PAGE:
Bowel Cancer Screening. A gift for living

Brochure on bowel cancer, screening and the National Bowel Cancer Screening Program

Page last updated: 30 May 2016

PDF version: Bowel Cancer Screening. A gift for living (PDF 359 KB)

About bowel cancer

Bowel cancer is the second most common cause of cancer related deaths in Australia. Around 80 Australians die from the disease every week.

Bowel cancer develops in the wall or lining of the colon. It begins when cells grow too quickly, forming a lump known as a polyp or adenoma. Most are benign (non-cancerous), but over several years, some polyps or adenomas can become cancerous. If left untreated, the cancer can spread to other areas of the body.

If caught early, up to 90% of bowel cancers can be successfully treated.

Risks and symptoms

The risk of bowel cancer increases with age and if you’re over 50 this risk increases significantly.

Other risk factors for bowel cancer include family history, smoking, excess alcohol intake, lack of exercise and an unhealthy diet.

Having any of the symptoms below does not mean that you have bowel cancer. It’s important that you talk to your GP.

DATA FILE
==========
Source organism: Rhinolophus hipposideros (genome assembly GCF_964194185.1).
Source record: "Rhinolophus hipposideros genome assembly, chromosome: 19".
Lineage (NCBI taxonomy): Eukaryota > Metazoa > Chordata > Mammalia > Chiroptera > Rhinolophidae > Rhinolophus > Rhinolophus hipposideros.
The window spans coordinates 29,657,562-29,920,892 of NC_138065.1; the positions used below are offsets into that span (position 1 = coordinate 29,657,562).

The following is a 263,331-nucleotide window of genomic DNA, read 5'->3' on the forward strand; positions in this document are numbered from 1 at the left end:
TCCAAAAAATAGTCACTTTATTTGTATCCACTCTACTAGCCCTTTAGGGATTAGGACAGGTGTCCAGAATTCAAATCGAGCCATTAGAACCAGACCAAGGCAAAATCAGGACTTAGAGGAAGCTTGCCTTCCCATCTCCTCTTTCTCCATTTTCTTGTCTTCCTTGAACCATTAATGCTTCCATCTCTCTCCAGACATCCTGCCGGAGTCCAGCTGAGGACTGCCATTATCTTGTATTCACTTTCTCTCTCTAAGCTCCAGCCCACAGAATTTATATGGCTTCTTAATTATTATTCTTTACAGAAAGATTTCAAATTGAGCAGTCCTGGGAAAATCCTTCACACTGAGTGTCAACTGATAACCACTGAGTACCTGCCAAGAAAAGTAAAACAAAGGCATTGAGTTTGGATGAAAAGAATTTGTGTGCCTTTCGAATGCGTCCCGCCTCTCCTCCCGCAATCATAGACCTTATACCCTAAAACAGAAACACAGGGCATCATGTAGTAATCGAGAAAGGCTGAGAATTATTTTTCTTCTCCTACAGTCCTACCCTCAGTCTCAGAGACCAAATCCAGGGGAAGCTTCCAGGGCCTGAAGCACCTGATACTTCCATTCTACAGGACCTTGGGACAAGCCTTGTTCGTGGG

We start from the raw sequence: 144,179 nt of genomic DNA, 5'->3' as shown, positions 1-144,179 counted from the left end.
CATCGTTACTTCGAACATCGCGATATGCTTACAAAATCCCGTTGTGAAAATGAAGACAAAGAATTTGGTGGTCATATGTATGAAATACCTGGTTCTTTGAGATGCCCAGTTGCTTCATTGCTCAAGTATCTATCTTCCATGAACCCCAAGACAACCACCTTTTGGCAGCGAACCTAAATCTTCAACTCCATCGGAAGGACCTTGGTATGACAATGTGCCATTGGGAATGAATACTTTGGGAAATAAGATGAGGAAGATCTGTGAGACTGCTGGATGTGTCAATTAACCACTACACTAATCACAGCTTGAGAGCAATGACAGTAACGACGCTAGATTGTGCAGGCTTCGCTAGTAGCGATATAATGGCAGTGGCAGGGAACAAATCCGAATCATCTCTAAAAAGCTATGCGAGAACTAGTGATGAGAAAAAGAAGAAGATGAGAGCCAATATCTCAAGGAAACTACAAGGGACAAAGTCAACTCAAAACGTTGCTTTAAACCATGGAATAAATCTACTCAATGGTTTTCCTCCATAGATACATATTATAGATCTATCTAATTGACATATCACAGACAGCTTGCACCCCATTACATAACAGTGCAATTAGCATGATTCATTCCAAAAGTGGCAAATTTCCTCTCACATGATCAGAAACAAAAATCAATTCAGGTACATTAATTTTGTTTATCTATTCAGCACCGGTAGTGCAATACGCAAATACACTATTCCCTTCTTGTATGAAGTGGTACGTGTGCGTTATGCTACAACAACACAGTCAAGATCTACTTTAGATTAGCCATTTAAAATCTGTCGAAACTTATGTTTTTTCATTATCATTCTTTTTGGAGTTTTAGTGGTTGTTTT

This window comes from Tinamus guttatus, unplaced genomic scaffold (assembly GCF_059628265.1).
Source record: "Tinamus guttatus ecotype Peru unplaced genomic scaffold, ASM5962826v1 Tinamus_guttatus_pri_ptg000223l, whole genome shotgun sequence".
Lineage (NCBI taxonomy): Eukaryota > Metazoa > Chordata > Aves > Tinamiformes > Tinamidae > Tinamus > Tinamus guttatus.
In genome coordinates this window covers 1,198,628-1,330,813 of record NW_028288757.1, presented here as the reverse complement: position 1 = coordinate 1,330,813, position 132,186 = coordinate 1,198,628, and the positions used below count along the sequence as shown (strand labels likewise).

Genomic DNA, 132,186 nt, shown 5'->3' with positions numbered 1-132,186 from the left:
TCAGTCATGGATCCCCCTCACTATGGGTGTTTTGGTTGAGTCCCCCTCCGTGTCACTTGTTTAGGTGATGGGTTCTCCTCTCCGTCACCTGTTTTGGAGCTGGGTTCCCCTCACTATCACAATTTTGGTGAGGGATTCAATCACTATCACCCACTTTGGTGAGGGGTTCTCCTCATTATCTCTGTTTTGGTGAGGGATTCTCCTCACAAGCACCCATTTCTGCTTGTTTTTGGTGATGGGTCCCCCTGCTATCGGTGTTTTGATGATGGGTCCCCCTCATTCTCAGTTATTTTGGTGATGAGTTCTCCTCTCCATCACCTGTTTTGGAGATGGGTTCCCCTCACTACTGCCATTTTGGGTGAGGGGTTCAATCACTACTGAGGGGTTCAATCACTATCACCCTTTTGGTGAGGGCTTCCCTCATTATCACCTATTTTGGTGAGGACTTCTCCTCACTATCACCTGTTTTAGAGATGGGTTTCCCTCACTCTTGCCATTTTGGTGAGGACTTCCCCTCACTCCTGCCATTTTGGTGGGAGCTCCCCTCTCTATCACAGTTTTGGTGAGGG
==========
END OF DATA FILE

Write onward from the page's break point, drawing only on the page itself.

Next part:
Typical symptoms may include:

  • A change in bowel habits such as diarrhoea or constipation
  • A change in the appearance of bowel movements
  • Unexplained weight loss
  • Weakness or fatigue
  • Blood in the stools or on the toilet paper

The National Bowel Cancer Screening Program

The National Bowel Cancer Screening Program, which was introduced in 2006, is saving lives every day.

Eligible people are mailed a free bowel cancer screening test to complete at home. The program is expanding and by 2020, all Australians aged between 50 and 74 will be offered free screening every two years.

Eligible age cohorts will be added in stages with kits being sent to more people each year:

    YearEligible ages
    201650, 55, 60, 64, 65, 70, 72, 74
    201750, 54, 55, 58, 60, 64, 68, 70, 72, 74
    201850, 54, 58, 60, 62, 64, 66, 68, 70, 72, 74
    2019 onwards50, 52, 54, 56, 58, 60, 62, 64, 66, 68, 70, 72,74

    This means about 4 million Australians will be invited to screen each year by 2020.

    Why bowel screening works

    Bowel cancer screening saves lives because it’s the best way to detect bowel cancer early. It can even detect bowel cancer before symptoms appear.

    Early diagnosis improves treatment options and chances of survival. Regular screening can reduce deaths from bowel cancer by 15-25% and prevent between 300-500 deaths each year.

    It’s free, simple and can be done in your own home. So when you receive your kit, it’s important that you complete and return it.

    Call 1800 118 868

    If you need help in your language, please call the Translating and Interpreting Service (TIS) 131 450
    All information in this brochure is correct as at May 2016

    All information in this brochure is correct as at May 2016